Screenshot from ‘A Berlin Childhood around 1900—A Project in Progress.’ © ‘A Christmas Angel’ (2016), Aura Rosenberg
On May 10-11th 2019, PhD Candidates Sofia Cumming (University of East Anglia, 2017 Cohort) and Federica Murè (Goldsmiths, 2018 Cohort) put together a programme of events centred on the work of Walter Benjamin (1892–1940). Continue reading
Under Representation: A Conversation between David Lloyd and Lucie Mercier on race and aesthetics
Margaret McMillan Building Room 220
Baudelaire and Philosophy
An international conference supported by the British Society of Aesthetics and organised by the Centre for Philosophy and Critical Thought
Goldsmiths, University of London, 5-6 June 2019
Charles Baudelaire is a pivotal reference for debates on modernity, criticism and poetics, though in the domains of philosophy and critical theory his work is often approached solely through the prism of contemporary commentary. Taking Baudelaire’s own references to philosophy seriously, this conference will also explore the complexity of the relation between the received understanding of Baudelaire as a prophet of modernity and his opposition to any idea of progress that would reduce poetic beauty to a vehicle for social and moral development. Baudelaire and Philosophy aims to do justice to the richness, complexity and ambiguity of Baudelaire’s critical and poetic writing, to explore his relation to philosophy and the philosophical, and to interrogate his place as a synonym for a certain idea of modernity.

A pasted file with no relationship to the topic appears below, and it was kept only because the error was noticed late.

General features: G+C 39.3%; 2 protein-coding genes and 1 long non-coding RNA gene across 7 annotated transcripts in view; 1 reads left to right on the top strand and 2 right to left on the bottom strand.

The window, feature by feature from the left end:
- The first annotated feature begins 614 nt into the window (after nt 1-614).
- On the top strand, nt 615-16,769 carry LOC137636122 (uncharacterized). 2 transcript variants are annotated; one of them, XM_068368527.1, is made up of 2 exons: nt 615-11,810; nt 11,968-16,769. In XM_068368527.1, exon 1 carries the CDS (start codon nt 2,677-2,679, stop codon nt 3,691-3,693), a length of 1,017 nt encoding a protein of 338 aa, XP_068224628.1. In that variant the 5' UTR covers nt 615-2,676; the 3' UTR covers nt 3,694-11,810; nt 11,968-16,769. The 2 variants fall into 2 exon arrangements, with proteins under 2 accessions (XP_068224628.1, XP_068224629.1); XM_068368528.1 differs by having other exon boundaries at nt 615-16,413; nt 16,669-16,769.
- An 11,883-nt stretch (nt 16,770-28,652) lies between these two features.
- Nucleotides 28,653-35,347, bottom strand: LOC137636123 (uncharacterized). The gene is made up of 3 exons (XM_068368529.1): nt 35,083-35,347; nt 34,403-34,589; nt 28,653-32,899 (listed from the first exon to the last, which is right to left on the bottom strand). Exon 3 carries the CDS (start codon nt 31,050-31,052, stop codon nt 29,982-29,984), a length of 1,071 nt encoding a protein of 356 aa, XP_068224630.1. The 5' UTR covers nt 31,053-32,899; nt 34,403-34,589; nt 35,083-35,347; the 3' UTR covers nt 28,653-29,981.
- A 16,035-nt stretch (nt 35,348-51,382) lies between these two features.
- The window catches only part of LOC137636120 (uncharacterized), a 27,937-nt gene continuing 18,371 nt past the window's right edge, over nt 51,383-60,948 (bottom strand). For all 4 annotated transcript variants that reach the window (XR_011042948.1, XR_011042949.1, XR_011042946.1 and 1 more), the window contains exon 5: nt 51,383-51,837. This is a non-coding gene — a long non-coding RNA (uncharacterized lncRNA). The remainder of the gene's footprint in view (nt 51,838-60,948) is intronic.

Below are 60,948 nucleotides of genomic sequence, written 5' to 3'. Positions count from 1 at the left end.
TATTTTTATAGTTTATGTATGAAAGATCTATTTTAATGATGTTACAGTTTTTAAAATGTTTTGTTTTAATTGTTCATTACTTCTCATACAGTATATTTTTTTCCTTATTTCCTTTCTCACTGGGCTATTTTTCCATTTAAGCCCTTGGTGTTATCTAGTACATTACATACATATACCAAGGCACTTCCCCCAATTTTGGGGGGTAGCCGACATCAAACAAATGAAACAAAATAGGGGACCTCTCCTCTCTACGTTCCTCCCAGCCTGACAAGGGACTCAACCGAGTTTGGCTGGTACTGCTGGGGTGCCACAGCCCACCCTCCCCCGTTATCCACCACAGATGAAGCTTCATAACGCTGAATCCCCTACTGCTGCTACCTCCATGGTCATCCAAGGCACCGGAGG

PROGRAMME Continue reading
CPCT and the Walter Benjamin London Research Network cordially invite you to
Philology of Life: Walter Benjamin’s Literary Critical Program
A talk by Kevin McLaughlin (Brown)
Monday, 10 June 2019
6:00 – 8:00pm
Richard Hoggart Building 137a, Goldsmiths
** followed by a wine reception
‘Giving the Foreigners Citizenship’, or, Machiavelli for Brexiteers
Professor Stuart Hall Building
A long and authoritative philosophical tradition, starting with Aristotle, asserted that cities have to be especially careful with foreigners, granting them citizenship only in exceptional cases, because the afflux of newcomers risks resulting in a threat to political concord and harmony. Against this opinion, in his Discourses on Livy Machiavelli offered a completely different reasoning: modern states should follow the model of Rome instead, where subjected populations and immigrants from abroad were constantly incorporated into the civic body, making the republic stronger, even if this process inevitably fuelled social conflicts. A lesson that is still valid today?
Gabriele Pedullà is associate professor of Italian Literature at the University of Roma Tre and has been visiting professor at Stanford, UCLA, the Ecole Normale Supérieure (Lyon), and Harvard. He is the author of In Broad Daylight: Movies and Spectators after the Cinema, Machiavelli in Tumult, and the novel Lame [Blades].
25 May 2019
Room RHB 144
Richard Hoggart Building